Friday Book Whimsy-Thursday Edition: Favorite Books of 2015

I am often astounded at how many books some book bloggers read each year. Some post a book review almost every day. Of course, their blogs are devoted to book reviews, so it is incumbent upon them to read, read, read. I think that I read a lot, and yet I never seem to break the 100-books-in-a-year mark. This year my total was 93 books.

Oh well, I’m telling myself. I do have a life beyond books. Say, friends and family. Oh, and now crocheting.

I post a book review every Friday, but I read many more books than those for which I post a review. For example, I generally don’t post books (almost always mysteries) that are part of a series unless I found the book particularly compelling or I’m begging you to read the series. And since I’ve already admitted that my reading motto is Life is too short to read a bad book, I start many books that I set aside because I simply didn’t like them. That is why most of my book reviews are positive. So, sue me.

Having said all of the meaningless babble above, here are my five favorite books I read in 2015 for which I posted a review.

5. The House We Grew Up In by Lisa Jewell
An unexpectedly upbeat and pleasing read about a quirky family with an unhappy past joined together simply because they love one another. An interesting element of this book is that the mother is a hoarder, which definitely defines the family members and impacts the plot of the book. It isn’t, however, what defines this interesting story. I was surprised at how much I loved this book, which I wouldn’t have picked up if someone hadn’t so highly recommended it to me.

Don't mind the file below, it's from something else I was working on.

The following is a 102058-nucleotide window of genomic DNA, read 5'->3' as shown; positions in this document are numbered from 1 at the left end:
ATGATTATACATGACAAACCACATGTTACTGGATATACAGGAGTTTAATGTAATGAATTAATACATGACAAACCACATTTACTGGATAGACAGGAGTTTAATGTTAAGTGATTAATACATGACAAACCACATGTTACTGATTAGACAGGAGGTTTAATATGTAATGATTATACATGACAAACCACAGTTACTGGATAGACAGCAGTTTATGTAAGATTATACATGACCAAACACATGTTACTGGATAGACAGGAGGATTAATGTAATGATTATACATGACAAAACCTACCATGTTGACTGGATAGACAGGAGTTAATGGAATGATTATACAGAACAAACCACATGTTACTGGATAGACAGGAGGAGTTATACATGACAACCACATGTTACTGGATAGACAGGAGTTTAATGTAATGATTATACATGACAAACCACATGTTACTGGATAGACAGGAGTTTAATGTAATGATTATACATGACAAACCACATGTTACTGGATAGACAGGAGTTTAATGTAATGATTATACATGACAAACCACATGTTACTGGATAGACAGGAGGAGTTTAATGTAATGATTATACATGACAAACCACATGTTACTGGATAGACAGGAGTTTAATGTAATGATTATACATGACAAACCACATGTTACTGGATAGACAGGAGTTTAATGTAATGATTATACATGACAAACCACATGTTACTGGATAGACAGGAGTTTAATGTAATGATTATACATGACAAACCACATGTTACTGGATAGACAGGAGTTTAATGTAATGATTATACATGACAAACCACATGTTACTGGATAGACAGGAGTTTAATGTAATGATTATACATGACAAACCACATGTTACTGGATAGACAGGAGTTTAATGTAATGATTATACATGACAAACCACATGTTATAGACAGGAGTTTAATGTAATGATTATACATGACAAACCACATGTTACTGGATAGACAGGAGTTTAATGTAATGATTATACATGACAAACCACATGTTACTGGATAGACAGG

4. Come Rain or Come Shine by Jan Karon
Karon’s Mitford stories are like eating dessert first. They are simply delicious and not to be missed. The characters, the setting, the stories — all mix together to make for a wonderful read. Her latest novel involves the marriage of two favorite characters, and allows readers the opportunity to get to know better some who previously were only marginally present. Pour a cup of coffee or tea and settle down for a pleasant experience.

3. The Rent Collector by Camron Wright
Talk about a book I can’t believe I liked so much! This story takes place in Cambodia, which is the only reason I read the book (a daughter-in-law is from Cambodia). Based on a true story, the family — mom, dad, and little boy — lives in a municipal waste dump in Cambodia and they survive on what they make from scavenging the dump each day and selling the wares. That’s the setting, but the story is about friendship and loyalty and what it means to love someone. It was a truly beautiful story that I highly recommend.

2. Our Souls at Night by Kent Haruf
My heart broke year before last when one of my favorite authors — Kent Haruf — passed away. Our Souls at Night was his final gift to those of us who love his writing. The book is once again set in the fictional Colorado town of Holt. Septuagenarian Addie Moore, a widow for many years, marches over to her equally-aged neighbor Louis Waters’ house and suggests they, well, hook up. Sleep together. Just see how it works out. The result is a surprisingly beautiful story about love and friendship. I enjoyed Haruf’s stories for his characters, and while not as good as his first novel Plainsong (nothing could be), it was a wonderful book.

And my favorite book of 2015…..

1. The Girl on the Train by Paula Hawkins